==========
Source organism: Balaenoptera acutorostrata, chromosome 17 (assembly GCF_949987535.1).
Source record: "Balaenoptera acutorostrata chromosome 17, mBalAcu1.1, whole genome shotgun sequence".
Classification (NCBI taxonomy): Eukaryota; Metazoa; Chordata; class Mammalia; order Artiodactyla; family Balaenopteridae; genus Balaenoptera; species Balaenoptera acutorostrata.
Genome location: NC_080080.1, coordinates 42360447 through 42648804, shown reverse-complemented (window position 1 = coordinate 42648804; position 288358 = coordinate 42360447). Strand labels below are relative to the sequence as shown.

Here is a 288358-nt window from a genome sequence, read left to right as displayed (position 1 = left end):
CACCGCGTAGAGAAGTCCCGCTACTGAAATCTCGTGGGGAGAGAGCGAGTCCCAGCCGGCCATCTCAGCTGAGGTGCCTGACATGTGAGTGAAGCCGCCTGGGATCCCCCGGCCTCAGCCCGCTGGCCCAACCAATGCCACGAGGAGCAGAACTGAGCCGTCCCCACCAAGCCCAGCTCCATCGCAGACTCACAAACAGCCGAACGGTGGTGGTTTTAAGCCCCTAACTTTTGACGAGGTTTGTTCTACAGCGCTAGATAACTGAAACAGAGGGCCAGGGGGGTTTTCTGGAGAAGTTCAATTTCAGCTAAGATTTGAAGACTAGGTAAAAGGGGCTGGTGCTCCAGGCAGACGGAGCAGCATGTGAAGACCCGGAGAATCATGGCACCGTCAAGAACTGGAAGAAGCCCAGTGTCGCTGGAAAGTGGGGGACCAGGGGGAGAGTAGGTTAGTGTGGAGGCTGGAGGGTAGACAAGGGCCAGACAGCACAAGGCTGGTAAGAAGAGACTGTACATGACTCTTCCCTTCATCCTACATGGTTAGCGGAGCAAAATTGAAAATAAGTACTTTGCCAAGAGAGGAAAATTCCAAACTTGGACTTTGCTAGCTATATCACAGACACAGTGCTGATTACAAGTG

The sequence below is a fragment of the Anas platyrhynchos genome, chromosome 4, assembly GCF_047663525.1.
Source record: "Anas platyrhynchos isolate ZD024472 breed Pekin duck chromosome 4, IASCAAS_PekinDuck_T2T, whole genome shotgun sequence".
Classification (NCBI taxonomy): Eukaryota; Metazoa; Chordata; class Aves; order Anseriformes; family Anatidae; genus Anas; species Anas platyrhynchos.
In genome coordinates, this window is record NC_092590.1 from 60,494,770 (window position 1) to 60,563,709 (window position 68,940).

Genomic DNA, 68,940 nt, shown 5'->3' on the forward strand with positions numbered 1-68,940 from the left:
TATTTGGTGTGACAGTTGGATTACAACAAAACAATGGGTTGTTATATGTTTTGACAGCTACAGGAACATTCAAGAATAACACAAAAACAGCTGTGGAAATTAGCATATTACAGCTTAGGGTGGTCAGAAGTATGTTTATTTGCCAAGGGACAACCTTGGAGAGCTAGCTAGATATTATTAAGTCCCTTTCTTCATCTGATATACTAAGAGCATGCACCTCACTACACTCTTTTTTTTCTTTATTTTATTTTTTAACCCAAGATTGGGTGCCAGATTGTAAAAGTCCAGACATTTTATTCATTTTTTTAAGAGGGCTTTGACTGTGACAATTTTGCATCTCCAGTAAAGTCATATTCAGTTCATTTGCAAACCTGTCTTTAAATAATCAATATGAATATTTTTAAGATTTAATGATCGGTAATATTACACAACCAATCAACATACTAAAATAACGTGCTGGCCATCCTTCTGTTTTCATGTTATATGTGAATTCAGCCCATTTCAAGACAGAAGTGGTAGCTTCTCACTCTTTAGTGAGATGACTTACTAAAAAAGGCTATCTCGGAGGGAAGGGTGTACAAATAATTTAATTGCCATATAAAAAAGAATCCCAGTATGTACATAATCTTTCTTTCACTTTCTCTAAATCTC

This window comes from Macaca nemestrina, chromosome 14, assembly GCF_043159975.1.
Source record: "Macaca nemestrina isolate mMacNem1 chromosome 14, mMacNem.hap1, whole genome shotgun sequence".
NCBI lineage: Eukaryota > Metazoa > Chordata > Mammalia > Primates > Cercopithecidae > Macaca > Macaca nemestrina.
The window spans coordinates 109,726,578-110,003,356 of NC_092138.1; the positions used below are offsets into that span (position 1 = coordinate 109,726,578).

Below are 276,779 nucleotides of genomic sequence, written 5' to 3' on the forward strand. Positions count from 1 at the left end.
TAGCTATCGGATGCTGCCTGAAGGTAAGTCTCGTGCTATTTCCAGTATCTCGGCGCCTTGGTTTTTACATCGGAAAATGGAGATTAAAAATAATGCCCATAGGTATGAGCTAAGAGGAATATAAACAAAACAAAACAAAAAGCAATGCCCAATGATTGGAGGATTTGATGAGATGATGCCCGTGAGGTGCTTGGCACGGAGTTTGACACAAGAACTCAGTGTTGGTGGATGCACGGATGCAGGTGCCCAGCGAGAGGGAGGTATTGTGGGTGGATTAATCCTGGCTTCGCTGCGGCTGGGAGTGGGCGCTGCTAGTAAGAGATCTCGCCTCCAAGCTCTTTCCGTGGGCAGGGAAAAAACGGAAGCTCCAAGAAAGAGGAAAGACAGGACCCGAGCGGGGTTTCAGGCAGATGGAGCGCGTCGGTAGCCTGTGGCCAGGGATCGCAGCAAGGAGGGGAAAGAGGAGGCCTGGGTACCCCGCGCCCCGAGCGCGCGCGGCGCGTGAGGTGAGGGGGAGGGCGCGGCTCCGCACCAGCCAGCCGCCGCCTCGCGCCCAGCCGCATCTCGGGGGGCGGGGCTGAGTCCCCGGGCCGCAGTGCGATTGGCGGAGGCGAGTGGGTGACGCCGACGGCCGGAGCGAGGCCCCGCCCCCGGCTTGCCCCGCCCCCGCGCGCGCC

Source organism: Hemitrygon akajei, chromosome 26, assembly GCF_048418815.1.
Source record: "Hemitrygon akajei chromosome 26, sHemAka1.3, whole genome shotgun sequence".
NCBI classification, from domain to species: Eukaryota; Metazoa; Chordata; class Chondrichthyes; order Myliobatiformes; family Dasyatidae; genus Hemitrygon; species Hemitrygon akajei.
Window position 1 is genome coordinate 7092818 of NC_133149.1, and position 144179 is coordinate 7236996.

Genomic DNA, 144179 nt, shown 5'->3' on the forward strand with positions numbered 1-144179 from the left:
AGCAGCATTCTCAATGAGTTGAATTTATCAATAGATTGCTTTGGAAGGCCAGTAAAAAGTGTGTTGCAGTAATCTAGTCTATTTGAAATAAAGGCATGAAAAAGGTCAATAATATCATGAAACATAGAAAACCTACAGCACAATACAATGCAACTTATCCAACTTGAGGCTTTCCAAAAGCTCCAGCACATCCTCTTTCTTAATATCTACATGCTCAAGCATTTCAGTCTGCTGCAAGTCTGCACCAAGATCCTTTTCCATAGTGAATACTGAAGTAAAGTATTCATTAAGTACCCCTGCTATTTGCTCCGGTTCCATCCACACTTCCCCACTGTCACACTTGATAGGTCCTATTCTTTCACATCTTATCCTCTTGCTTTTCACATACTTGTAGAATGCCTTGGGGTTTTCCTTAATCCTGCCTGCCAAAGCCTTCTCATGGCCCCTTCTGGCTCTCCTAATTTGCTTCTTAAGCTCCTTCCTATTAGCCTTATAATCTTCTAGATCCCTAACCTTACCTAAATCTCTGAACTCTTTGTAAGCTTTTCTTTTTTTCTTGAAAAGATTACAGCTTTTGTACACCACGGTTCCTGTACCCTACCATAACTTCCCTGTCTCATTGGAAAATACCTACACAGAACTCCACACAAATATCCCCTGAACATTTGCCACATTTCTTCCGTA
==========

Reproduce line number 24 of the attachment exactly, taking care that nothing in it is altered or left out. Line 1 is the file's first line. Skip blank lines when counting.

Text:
AGCAGCATTCTCAATGAGTTGAATTTATCAATAGATTGCTTTGGAAGGCCAGTAAAAAGTGTGTTGCAGTAATCTAGTCTATTTGAAATAAAGGCATGAAAAAGGTCAATAATATCATGAAACATAGAAAACCTACAGCACAATACAATGCAACTTATCCAACTTGAGGCTTTCCAAAAGCTCCAGCACATCCTCTTTCTTAATATCTACATGCTCAAGCATTTCAGTCTGCTGCAAGTCTGCACCAAGATCCTTTTCCATAGTGAATACTGAAGTAAAGTATTCATTAAGTACCCCTGCTATTTGCTCCGGTTCCATCCACACTTCCCCACTGTCACACTTGATAGGTCCTATTCTTTCACATCTTATCCTCTTGCTTTTCACATACTTGTAGAATGCCTTGGGGTTTTCCTTAATCCTGCCTGCCAAAGCCTTCTCATGGCCCCTTCTGGCTCTCCTAATTTGCTTCTTAAGCTCCTTCCTATTAGCCTTATAATCTTCTAGATCCCTAACCTTACCTAAATCTCTGAACTCTTTGTAAGCTTTTCTTTTTTTCTTGAAAAGATTACAGCTTTTGTACACCACGGTTCCTGTACCCTACCATAACTTCCCTGTCTCATTGGAAAATACCTACACAGAACTCCACACAAATATCCCCTGAACATTTGCCACATTTCTTCCGTA